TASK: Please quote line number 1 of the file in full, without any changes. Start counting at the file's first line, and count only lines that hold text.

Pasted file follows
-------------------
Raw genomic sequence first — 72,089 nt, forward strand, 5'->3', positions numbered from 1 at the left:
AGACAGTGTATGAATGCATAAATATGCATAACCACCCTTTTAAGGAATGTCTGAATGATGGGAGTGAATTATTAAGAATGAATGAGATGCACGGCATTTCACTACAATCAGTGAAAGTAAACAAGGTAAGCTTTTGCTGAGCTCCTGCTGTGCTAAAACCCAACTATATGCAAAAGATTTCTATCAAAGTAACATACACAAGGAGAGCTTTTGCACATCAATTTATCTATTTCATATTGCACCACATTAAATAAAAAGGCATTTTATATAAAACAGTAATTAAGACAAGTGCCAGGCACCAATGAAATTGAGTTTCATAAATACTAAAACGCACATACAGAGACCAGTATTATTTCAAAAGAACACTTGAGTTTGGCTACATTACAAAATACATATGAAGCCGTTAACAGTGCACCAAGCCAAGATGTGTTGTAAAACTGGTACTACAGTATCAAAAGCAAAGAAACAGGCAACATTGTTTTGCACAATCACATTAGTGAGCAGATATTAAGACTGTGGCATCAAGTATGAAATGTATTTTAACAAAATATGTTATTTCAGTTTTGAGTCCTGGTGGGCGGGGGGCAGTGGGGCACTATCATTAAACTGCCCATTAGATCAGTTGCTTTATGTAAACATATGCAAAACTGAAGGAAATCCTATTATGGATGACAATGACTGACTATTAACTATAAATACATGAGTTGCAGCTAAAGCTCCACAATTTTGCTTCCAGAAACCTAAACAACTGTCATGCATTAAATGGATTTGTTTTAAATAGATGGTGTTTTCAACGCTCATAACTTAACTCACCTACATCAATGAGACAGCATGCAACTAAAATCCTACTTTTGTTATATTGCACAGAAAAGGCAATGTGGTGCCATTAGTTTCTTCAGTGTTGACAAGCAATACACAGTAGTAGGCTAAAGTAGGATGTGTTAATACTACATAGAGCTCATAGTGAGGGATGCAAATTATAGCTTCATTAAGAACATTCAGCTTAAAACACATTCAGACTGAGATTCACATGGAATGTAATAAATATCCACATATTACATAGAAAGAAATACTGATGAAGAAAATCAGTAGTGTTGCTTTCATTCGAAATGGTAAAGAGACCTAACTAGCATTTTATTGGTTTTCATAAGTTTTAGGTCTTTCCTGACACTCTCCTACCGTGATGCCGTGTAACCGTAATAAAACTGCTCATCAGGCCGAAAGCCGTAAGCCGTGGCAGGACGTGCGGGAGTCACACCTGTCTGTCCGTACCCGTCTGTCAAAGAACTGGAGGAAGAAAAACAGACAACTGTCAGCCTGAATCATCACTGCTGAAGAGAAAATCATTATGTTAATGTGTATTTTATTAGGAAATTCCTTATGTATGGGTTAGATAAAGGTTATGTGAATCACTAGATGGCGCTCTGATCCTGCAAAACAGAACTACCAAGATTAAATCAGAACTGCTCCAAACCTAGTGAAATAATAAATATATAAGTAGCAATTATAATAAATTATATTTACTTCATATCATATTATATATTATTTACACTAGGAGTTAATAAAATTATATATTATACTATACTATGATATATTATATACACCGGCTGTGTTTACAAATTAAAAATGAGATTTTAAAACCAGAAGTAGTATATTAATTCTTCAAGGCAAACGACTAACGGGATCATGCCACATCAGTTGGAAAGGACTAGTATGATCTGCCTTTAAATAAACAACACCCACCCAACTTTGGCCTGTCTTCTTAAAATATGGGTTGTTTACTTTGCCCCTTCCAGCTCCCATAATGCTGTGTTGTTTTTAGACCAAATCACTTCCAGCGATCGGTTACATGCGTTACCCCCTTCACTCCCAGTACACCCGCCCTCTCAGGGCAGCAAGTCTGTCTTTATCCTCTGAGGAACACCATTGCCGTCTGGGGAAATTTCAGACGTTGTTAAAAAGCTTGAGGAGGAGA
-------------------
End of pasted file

Raw genomic sequence first — 72,089 nt, forward strand, 5'->3', positions numbered from 1 at the left: